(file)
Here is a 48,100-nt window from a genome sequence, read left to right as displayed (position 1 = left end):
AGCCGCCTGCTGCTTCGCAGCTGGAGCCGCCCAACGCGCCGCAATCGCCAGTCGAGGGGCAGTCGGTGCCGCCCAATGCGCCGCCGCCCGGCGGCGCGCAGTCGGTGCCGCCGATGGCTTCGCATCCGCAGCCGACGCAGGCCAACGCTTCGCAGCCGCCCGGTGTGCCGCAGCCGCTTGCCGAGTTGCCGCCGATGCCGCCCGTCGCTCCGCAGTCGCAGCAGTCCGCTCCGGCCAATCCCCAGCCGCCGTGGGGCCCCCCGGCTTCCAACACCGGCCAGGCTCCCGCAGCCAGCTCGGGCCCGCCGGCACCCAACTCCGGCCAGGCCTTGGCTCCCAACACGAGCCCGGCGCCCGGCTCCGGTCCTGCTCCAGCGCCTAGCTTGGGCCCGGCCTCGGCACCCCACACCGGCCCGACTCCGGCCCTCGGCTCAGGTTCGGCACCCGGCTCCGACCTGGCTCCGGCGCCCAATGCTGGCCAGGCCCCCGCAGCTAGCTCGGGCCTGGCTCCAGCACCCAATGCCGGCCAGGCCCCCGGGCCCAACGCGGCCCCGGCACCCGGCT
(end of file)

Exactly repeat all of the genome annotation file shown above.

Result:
Here is a 48,100-nt window from a genome sequence, read left to right as displayed (position 1 = left end):
AGCCGCCTGCTGCTTCGCAGCTGGAGCCGCCCAACGCGCCGCAATCGCCAGTCGAGGGGCAGTCGGTGCCGCCCAATGCGCCGCCGCCCGGCGGCGCGCAGTCGGTGCCGCCGATGGCTTCGCATCCGCAGCCGACGCAGGCCAACGCTTCGCAGCCGCCCGGTGTGCCGCAGCCGCTTGCCGAGTTGCCGCCGATGCCGCCCGTCGCTCCGCAGTCGCAGCAGTCCGCTCCGGCCAATCCCCAGCCGCCGTGGGGCCCCCCGGCTTCCAACACCGGCCAGGCTCCCGCAGCCAGCTCGGGCCCGCCGGCACCCAACTCCGGCCAGGCCTTGGCTCCCAACACGAGCCCGGCGCCCGGCTCCGGTCCTGCTCCAGCGCCTAGCTTGGGCCCGGCCTCGGCACCCCACACCGGCCCGACTCCGGCCCTCGGCTCAGGTTCGGCACCCGGCTCCGACCTGGCTCCGGCGCCCAATGCTGGCCAGGCCCCCGCAGCTAGCTCGGGCCTGGCTCCAGCACCCAATGCCGGCCAGGCCCCCGGGCCCAACGCGGCCCCGGCACCCGGCT